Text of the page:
Every week seems to bring more books than the last, it is difficult to know where to stop. I have noticed that this week there were a few books just phoning it in. They maintain a decent standard with writing and artwork but the story or character just does not push the book further forward. I have this complaint with Black Widow, but I had a feeling that I would tire without a compelling story. Batman also played it mediocre relying on a classic retelling of Bruce’s parents’ death to provide the emotional drive. Deadpool was another on this list because the majority of the book was a giant fight scene but it ended well. The Marvel no.1s were great again but Fantastic Four, All New X-Men, All New X-Factor and Wolverine were quite average. The trial of Jean Grey is a terrible story besides being non-sensical. I compared it to the murdering Hitler as a child moral challenge, but the holocaust cannot be prevented. That is enough ranting!
Even though this was another filler issue, it kept the trend of the others gone before and was highly enjoyable. How many comics can pull off a dream sequence where the Hawkeye story is represented in a cartoon format? Muse make special mention of Jordie Bellaire on colouring!
This issue had a huge amount of sentimentality without being self-indulgent. Carey, Gage and Spurrier bring a story about a mutant that is never remembered once out of sight. He acts as a metaphor for being remembered and making an impact in peoples lives. His story portrays the creators’ story in the ending of this book, and it is one of the best finales I have ever read.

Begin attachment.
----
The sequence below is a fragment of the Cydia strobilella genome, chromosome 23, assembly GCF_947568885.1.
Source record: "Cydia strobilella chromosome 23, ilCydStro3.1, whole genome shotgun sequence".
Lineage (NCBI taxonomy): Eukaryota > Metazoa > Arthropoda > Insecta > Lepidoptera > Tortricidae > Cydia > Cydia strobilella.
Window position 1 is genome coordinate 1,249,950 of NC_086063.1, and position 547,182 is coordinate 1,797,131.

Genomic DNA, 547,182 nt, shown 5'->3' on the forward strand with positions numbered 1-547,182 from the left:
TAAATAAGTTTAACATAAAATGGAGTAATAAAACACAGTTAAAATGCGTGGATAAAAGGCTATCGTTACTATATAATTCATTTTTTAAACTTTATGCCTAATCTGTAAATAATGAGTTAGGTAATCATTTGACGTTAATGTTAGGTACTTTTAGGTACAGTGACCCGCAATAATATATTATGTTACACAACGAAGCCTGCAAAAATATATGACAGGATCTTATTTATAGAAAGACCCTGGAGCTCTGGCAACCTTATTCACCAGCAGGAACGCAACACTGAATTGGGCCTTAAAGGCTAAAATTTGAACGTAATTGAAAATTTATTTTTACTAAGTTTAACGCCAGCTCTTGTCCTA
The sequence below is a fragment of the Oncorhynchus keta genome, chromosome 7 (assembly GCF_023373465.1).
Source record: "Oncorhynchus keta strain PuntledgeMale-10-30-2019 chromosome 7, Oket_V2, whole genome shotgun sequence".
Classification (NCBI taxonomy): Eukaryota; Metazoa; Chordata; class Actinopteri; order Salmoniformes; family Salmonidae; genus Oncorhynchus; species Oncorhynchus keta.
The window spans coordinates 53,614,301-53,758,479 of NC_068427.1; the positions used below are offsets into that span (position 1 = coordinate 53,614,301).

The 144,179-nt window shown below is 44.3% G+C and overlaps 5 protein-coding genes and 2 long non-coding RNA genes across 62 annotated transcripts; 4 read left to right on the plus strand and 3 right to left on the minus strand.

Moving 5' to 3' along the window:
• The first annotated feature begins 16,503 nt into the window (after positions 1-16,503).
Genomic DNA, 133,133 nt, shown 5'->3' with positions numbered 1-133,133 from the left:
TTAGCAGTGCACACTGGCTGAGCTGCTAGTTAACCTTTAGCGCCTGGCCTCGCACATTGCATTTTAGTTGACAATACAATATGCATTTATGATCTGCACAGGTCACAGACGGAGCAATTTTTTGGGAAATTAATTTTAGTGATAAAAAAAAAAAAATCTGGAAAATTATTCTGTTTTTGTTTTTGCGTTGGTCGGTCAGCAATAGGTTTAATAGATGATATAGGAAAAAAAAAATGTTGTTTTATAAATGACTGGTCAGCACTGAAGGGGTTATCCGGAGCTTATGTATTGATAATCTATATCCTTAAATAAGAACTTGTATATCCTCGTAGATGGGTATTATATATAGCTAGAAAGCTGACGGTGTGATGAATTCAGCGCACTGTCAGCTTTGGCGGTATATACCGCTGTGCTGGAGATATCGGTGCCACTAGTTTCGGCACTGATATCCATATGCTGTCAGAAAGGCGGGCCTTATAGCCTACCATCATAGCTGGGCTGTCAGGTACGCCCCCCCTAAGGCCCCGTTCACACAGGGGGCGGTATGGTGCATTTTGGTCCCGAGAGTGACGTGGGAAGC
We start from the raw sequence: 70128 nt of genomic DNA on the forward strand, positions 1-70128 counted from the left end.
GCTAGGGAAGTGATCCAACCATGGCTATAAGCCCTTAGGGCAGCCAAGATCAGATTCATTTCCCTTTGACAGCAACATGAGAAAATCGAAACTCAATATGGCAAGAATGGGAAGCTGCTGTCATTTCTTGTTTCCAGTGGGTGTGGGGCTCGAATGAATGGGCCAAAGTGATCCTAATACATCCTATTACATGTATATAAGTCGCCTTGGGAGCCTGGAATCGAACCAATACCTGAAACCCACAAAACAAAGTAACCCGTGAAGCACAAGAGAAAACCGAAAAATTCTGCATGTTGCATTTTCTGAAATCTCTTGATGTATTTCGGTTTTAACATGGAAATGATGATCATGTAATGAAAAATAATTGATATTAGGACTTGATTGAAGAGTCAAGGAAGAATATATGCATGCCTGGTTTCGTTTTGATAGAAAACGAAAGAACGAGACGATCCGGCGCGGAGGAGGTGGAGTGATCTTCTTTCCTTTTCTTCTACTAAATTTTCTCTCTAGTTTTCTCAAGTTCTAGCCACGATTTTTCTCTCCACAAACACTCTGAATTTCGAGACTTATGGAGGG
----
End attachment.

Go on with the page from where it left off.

Spurrier brings the next chapter of the undercover black ops group but delivers a delicious twist. The art is better than the issue before but still misses the point at times but the shaded colouring makes up for it.
Ock is now reaping what he has sown as all his enemies are on the hunt. I particularly enjoyed how in desperation he asked, “What would Parker do?” Goblin is on the hunt for all he cares for and as a villain; this was never a threat he had to deal with. The stakes are rising, the people he cares about are in danger and he has burnt all of his bridges. Slott writing is compelling as we enter the grand finale.
I do not know how Spencer writes Boomerang because once again he uses his sly charm to dig himself out of holes. He moves from frying pan to fire back to frying pan again from issue to issue! I must say it is immensely enjoyable at ever turn.
Ales Kot delivers a fantastic opener for the Secret Avengers. He brings the humour and personality to each of the well-established characters. The art is suitably dark and emphatic when the writing requires it to be. As good a first issue as any team book released so far.
Hopeless and Walker bring back some of the Arena cast a few months after murder world. It is a realistic depiction of how the world of reality television would react to such a venture. The characters have changed and Hopeless delivers a feasible plot for their reunification. An excellent comic.
Once you get used to the new artist and bright colouring, you can just about see the Carol we know and love. She is refreshed and has moved on and takes her desire to fly into a new direction. A solid start to an unnecessary reboot.
Death continues in search of his son and it takes him to a place he may not be able to survive. I appreciate this sounds vague but Hickman produces a plot full of twists and suspense because you care about the character. Dragotta’s art is amazing and there are some beautiful splash pages.
I have no frame of reference for this book and picked it up because it is new. I am glad that I did because Lapham brings a stunning one shot depicting torrid underground violence. I was genuinely surprised by the ending and how unforgiving both protagonist and creator are.